It’s got layers of apple goodness and a nice crunch to the outer layer.  I think that perhaps next time I might not pull it quite so thin, but there were absolutely no complaints at dessert tonight.   And it was actually pretty easy.  The most time consuming part was the slicing of the apples and the baking time.  If you have minions to help you out the time it takes won’t be that bad.  As it happens, I was watching Pirates of the Caribbean while I did all this so the time passed very quickly.

This is actually very doable and your family will think you are a hero.  I encourage you to channel your inner Julia Child and give it a try.

Ala Red Velvet Cookie Sandwiches!

This was quite a weekend of desserts over here.  Thursday I made a New York meets DC cheesecake for a dinner party on Friday (there is none left) and yesterday I was reminded by my faithful spouse that I had promised to make a dessert for a Bon Voyage party being held for one of his co-workers.  I had, of course, completely forgotten.

Luckily, I had been perusing the internet in search of new dessert recipes to try and modify and had found a recipe for a Frosted Red Velvet Cookie.   It looked kind of like Mom’s chocolate drop cookie recipe with the addition of sour cream and red food coloring.   I wasn’t sure about frosting the cookies, though.  The cream cheese frosting would stick to the bottom of the one on top or get smeared on my shirt or who knows where else.  But what if the frosting was contained between two cookies like a sandwich?  That could be awesome.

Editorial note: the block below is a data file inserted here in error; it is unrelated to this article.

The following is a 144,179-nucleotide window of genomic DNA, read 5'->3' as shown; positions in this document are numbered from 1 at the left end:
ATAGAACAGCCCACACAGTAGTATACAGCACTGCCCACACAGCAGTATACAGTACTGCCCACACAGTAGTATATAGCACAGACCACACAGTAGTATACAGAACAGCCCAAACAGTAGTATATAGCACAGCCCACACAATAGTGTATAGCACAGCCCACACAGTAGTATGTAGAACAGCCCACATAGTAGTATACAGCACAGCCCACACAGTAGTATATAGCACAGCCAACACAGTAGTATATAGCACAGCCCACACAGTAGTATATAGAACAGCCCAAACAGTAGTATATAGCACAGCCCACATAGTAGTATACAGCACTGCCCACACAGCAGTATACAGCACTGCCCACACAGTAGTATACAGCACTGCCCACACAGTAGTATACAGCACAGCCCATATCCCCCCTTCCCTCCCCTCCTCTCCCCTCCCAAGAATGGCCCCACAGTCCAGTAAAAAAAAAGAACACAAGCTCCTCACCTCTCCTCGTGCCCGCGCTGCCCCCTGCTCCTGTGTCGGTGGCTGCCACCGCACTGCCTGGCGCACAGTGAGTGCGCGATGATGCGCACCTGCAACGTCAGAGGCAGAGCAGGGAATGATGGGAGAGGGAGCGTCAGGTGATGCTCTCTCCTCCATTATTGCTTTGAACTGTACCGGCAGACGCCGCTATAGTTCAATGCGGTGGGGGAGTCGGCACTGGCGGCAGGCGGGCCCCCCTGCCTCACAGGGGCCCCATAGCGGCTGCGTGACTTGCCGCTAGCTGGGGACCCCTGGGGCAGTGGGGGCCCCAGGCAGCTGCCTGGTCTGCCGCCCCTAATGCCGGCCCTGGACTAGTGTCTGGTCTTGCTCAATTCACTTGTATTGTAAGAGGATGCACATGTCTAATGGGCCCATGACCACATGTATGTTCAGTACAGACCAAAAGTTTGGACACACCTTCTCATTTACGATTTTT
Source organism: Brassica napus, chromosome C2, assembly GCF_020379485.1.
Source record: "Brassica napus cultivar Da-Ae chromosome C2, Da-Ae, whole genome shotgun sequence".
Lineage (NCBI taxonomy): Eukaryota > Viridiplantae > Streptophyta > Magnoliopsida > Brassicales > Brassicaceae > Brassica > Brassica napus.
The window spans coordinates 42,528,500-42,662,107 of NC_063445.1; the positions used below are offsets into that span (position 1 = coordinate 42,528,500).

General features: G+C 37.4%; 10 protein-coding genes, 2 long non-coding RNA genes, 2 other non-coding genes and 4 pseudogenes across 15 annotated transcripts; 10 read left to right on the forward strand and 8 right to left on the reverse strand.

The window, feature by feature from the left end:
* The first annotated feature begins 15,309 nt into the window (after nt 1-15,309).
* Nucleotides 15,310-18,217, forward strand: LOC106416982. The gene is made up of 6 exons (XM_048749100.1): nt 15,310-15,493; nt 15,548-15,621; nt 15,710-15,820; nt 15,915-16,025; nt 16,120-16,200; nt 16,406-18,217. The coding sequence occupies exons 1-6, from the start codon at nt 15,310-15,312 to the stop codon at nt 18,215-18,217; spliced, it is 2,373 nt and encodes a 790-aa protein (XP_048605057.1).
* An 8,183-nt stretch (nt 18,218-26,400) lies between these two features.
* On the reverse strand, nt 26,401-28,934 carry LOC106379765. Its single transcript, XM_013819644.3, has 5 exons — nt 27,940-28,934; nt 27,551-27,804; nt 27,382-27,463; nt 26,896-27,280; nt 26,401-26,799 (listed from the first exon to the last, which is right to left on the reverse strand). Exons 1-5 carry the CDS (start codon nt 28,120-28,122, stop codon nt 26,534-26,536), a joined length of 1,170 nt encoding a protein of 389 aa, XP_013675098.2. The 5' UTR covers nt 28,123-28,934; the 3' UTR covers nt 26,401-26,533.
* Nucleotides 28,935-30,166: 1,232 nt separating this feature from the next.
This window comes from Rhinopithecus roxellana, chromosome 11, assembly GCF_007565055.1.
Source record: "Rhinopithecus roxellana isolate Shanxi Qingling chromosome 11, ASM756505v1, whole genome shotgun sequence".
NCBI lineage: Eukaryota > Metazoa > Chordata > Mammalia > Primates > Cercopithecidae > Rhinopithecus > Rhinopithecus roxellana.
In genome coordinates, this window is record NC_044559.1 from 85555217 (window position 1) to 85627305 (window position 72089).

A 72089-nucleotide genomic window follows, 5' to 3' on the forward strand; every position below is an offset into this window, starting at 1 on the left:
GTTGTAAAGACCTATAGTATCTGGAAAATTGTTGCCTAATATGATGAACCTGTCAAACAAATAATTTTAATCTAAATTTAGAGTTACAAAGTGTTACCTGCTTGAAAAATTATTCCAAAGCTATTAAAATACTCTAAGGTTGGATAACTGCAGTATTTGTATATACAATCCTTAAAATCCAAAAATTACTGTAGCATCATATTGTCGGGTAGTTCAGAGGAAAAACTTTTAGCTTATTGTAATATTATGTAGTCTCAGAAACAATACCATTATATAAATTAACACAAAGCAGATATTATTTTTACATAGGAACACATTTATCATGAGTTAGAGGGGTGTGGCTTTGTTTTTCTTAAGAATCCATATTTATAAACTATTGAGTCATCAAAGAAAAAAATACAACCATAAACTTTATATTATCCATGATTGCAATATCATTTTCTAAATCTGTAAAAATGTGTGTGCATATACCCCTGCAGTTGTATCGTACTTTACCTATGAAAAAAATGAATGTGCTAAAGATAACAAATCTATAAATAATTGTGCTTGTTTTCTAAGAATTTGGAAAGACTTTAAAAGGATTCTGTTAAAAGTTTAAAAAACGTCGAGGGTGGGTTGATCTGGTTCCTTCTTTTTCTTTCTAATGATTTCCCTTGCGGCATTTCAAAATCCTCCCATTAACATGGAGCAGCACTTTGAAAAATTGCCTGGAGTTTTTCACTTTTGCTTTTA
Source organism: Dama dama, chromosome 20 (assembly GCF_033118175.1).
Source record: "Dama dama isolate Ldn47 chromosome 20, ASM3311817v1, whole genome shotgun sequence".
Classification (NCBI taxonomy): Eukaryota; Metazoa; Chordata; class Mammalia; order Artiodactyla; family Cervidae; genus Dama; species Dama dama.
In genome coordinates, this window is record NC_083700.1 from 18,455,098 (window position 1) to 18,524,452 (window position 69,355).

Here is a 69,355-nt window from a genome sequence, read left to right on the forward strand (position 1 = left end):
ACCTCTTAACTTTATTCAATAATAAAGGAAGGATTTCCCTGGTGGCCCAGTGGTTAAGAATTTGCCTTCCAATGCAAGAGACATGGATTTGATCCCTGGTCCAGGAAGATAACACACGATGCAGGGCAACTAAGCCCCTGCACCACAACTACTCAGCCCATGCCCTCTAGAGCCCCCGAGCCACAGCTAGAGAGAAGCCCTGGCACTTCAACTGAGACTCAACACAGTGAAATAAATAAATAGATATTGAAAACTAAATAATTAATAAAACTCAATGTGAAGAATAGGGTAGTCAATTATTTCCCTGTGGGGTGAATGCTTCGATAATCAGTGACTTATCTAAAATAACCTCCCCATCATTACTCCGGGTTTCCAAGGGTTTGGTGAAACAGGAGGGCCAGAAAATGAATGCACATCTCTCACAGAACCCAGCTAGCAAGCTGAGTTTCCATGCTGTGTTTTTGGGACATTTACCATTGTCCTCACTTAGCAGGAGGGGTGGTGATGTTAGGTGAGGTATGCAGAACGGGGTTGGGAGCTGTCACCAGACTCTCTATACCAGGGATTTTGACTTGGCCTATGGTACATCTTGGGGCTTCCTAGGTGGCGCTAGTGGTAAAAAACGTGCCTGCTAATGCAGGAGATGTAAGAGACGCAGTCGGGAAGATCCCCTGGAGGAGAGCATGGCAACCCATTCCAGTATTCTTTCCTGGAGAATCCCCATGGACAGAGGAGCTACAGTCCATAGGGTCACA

Let me show you the awesome.

Cute little tasty bites!
Cute little tasty bites!

These are perfect for a party. The recipe makes 40 cookie sandwiches that are about 1.5 to 2 inches in diameter and have about 1 to 2 teaspoons of cream cheese frosting.  They are contained by these neat little wrappers that the party goers just loved; and which I’ll show you in just a little bit.

It took very little time to cook and assemble. Definitely a bake sale go-to if ever I saw one.  Here’s the recipe.

RED VELVET SANDWICH COOKIES

Cookie part

  • 2 oz unsweeted chocolate, chopped and melted
  • 1/2 cup butter, softened
  • 2/3 cup packed brown sugar
  • 1/3 cup sugar
  • 1 egg
  • 1 T red food coloring
  • 1 tsp vanilla
  • 2 cups flour
  • 1/2 tsp baking soda
  • 1/2 tsp salt
  • 1 cup sour cream

Preheat the oven to 375F.

Have the chocolate melted and slightly cooled.  It should be smooth and glossy.

In a small to medium bowl combine the flour, baking soda, and salt.  Leave aside.

In your mixer cream together the sugars and the butter until light and fluffy.  Add the egg, food coloring, and vanilla and blend well.  Beat in the melted chocolate.  Alternately add the flour mixture and the sour cream to the red batter; starting and ending with the flour.  Scrape down the bowl as needed to ensure it’s all mixed together completely.